Nigeria has one of the largest stocks of human resources for health (HRH) in Africa but, like the other 57 HRH crisis countries, has densities of nurses, midwives and doctors that are still too low to effectively deliver essential health services (1.95 per 1,000). In recent years’ migration to foreign countries has declined and the primary challenge for Nigeria is inadequate production and inequitable distribution of health workers. The health workforce is concentrated in urban tertiary health care services delivery in
the southern part of the country, particularly in Lagos (HRH Country Profile: Nigeria, WHO GHWA,2008). This inequity has been attributed to: (a) lack of public and private sector coordination;
(b) favoring indigenous hires;
(c) commercial pressures in the private sector that lead to poor quality work;
(d) work environments that contribute to low motivation, less than optimal productivity, high attrition especially from rural areas; and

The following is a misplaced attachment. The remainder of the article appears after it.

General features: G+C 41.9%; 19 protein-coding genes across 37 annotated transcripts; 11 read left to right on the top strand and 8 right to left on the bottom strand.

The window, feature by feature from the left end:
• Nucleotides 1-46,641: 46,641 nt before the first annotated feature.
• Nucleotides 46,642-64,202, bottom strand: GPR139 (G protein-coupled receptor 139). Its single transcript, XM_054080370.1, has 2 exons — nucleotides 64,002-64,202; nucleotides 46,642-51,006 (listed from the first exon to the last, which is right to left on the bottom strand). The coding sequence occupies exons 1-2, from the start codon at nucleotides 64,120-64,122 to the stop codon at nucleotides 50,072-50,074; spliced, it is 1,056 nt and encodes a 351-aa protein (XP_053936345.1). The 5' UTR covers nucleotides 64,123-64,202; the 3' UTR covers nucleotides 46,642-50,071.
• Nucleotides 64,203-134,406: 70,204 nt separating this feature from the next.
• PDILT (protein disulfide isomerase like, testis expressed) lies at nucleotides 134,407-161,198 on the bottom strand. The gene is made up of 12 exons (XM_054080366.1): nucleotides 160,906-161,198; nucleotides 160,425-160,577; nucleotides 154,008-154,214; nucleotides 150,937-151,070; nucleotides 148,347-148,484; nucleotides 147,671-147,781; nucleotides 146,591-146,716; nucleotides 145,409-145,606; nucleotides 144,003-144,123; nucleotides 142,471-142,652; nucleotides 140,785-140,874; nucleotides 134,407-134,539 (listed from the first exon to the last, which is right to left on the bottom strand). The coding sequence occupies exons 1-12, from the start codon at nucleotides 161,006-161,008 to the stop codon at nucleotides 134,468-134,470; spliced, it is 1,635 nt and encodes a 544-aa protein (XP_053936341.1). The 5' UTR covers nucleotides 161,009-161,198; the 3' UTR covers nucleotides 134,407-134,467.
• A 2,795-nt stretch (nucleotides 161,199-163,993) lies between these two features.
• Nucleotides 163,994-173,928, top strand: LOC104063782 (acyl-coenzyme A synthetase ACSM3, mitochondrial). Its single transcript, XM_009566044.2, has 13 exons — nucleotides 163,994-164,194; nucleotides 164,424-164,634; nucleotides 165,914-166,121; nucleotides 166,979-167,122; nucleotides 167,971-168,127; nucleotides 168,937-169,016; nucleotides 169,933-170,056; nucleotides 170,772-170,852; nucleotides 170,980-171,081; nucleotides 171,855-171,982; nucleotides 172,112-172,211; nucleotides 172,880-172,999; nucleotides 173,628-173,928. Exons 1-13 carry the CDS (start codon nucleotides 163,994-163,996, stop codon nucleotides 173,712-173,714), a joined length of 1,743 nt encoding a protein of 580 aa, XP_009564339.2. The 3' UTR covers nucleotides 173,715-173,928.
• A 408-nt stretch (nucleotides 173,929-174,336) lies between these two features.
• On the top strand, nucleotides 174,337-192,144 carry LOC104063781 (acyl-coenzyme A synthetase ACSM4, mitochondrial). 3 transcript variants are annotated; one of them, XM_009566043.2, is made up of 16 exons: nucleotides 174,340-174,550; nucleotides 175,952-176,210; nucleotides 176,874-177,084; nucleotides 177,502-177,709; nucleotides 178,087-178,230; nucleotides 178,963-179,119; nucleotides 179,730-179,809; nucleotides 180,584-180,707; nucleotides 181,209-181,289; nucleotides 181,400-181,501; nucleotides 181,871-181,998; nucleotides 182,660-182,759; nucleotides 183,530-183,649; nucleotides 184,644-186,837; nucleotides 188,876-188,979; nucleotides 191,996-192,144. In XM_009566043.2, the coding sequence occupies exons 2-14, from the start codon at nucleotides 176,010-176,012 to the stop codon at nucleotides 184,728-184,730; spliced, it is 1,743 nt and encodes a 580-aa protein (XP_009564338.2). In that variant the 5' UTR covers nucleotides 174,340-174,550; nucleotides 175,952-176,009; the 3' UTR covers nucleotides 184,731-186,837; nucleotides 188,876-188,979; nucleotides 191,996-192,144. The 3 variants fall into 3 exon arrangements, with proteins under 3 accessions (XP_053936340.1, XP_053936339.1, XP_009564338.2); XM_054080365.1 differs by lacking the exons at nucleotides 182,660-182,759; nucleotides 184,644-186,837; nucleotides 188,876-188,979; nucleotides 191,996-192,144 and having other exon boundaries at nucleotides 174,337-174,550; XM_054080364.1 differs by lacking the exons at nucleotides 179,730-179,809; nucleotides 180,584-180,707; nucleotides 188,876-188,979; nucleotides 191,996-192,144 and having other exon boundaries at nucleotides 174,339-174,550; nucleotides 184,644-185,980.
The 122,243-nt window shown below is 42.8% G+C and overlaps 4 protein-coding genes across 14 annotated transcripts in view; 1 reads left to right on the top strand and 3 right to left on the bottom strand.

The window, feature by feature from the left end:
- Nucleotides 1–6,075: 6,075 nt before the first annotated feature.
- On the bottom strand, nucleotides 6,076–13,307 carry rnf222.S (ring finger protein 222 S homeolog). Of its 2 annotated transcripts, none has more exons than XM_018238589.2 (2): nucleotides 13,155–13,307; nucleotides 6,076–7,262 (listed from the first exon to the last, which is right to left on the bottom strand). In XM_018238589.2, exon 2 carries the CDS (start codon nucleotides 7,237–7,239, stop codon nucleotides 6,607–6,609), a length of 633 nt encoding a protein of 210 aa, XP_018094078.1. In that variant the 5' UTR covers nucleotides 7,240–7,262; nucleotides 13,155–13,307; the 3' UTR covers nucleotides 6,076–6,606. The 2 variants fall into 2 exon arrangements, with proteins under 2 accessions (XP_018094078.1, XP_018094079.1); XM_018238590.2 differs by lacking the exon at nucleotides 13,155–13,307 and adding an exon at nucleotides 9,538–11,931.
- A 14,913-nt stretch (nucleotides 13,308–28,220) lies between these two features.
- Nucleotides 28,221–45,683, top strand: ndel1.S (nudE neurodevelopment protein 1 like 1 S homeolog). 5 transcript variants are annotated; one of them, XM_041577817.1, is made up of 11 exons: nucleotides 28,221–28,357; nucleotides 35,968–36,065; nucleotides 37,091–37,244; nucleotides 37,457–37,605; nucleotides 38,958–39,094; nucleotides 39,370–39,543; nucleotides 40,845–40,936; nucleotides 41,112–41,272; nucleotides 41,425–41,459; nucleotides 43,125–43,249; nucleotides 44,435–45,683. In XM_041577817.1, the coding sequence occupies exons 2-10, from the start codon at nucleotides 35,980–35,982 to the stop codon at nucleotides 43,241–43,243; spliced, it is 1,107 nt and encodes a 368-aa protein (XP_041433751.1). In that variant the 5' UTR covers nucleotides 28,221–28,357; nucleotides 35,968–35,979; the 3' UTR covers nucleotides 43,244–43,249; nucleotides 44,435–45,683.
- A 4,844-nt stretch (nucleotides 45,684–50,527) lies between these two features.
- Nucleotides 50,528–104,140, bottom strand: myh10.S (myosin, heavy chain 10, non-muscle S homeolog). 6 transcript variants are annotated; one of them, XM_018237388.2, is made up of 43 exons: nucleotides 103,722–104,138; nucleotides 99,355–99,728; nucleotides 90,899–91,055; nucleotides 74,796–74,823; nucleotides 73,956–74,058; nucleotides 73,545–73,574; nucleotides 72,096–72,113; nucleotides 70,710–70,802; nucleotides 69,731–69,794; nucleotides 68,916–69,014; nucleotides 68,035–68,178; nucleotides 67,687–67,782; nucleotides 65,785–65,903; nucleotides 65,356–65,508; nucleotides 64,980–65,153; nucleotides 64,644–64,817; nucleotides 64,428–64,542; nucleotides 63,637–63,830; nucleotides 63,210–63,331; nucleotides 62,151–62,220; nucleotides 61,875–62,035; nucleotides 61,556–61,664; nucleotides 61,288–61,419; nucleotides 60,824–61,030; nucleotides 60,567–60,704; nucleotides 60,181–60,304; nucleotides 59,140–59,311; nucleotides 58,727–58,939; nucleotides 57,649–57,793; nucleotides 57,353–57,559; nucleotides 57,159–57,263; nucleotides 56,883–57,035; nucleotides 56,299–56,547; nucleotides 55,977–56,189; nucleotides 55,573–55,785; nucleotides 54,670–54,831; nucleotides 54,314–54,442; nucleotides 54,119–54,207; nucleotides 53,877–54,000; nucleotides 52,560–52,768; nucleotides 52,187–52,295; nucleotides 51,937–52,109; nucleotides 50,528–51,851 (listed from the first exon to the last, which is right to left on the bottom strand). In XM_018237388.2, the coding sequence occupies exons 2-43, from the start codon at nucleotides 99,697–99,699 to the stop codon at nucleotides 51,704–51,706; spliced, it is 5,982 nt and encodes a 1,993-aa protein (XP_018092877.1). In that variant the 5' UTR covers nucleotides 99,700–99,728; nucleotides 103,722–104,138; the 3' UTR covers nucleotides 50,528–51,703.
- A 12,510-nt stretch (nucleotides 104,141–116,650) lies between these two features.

(e) lack of planning based on staffing projection needs resulting in an overproduction of some categories of health workers and a lack of others (Federal Republic of Nigeria HRH Strategic Plan 2008 2012 These challenges are further compounded by the fact that the federal government accepts and regulates 3 systems of health care delivery: orthodox, alternative, and traditional. The absence of a common HRH and data collection system leads to a lack of coordination in collecting HRH information, which means various stakeholders get fragmented information.
For this cause, the health science department of institut superior H cub known as hill city university Benin decided to extend the favor hand of free medical outreach to a reserved community in badagry Nigeria Topo community is one of the community in badadry Nigeria